But so much for definitions and theories, what are some practical examples?

Let’s look at a marketing campaign optimization problem.

Any manufacturer has a limited campaign budget and wants the optimal return on their investments. But how do you do that?

Using OR techniques, a marketing professional can plan, prioritize and optimize customer contacts to maximize economic outcomes by making the most of each individual customer contact while considering business variables, such as resource and budget constraints, contact policies, the likelihood that customers will respond and more.

Effective consumer targeting leads to higher response rates, improved channel effectiveness and reduced spending. It also means fewer deleted emails and unwanted

direct mail solicitations. Segmentation and rules-based approaches to prioritizing marketing offers can’t come close to delivering the same results as an OR math-based approach.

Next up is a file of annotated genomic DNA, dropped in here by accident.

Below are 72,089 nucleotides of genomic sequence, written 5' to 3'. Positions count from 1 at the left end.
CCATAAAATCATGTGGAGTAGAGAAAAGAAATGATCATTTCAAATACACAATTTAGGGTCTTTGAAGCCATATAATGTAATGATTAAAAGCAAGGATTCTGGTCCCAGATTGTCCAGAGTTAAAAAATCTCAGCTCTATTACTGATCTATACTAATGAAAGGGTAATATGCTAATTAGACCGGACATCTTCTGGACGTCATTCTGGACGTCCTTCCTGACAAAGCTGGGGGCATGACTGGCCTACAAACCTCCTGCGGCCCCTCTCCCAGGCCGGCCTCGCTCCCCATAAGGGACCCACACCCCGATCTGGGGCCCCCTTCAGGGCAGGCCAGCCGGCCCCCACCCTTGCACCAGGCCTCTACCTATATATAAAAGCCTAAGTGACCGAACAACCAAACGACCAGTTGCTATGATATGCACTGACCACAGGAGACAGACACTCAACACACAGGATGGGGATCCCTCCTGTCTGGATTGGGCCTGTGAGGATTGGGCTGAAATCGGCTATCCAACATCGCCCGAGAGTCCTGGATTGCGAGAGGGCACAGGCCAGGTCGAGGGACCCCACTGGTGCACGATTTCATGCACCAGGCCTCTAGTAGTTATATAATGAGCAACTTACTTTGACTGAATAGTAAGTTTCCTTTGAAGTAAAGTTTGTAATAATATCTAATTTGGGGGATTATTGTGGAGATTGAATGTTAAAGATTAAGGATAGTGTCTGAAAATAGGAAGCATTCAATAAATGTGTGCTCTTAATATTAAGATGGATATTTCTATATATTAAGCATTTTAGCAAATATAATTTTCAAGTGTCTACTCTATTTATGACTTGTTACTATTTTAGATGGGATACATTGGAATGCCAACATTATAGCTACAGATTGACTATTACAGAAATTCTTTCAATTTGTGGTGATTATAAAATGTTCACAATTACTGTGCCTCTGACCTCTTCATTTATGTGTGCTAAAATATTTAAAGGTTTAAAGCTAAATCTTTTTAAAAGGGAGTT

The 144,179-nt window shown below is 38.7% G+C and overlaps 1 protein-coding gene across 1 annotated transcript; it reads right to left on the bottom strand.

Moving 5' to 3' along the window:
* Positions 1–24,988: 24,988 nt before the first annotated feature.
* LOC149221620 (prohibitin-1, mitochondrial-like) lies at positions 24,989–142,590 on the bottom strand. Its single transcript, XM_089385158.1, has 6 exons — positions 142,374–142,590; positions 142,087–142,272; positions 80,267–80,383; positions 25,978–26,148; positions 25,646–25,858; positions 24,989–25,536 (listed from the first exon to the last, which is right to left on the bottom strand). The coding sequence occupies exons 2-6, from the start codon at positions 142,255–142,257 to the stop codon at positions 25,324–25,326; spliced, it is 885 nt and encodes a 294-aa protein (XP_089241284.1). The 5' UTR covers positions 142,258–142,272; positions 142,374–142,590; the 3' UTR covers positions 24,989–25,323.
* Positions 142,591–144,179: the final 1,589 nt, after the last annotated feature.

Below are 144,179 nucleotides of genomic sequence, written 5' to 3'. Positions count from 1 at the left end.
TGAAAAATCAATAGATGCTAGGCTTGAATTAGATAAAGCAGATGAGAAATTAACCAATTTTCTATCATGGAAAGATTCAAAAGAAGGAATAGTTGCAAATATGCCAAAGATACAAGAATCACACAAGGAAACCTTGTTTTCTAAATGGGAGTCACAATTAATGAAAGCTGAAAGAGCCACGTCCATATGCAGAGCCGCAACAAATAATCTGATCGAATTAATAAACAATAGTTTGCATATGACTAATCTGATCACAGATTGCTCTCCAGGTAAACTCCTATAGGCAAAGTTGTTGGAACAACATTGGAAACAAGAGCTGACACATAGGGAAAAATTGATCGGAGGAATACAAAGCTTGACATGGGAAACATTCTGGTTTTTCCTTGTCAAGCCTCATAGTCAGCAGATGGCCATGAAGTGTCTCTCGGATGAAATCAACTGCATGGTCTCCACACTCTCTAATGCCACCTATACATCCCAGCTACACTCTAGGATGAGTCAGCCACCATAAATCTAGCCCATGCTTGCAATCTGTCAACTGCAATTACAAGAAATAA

Optimization delivers a quantitative prediction about the impact of making

changes to constraints, such as budget or contact policy, so you can make decisions based on facts, rather than relying on instinct. You can easily create and modify what-if scenarios to see what revenue gains are possible if the campaign budget is increased by some percentage – or to see what impact a higher contact frequency will have on customer lifetime value.

marketing campaign optimization

Optimize across complex contact policies to avoid oversaturating customers and violating corporate governance requirements. Eliminate uncoordinated and conflicting communications, and incorporate relevant relationship factors – such as customer risk, advertising exposure and householding – into the optimization to ensure that valuable customers receive the best possible set of communications across every channel.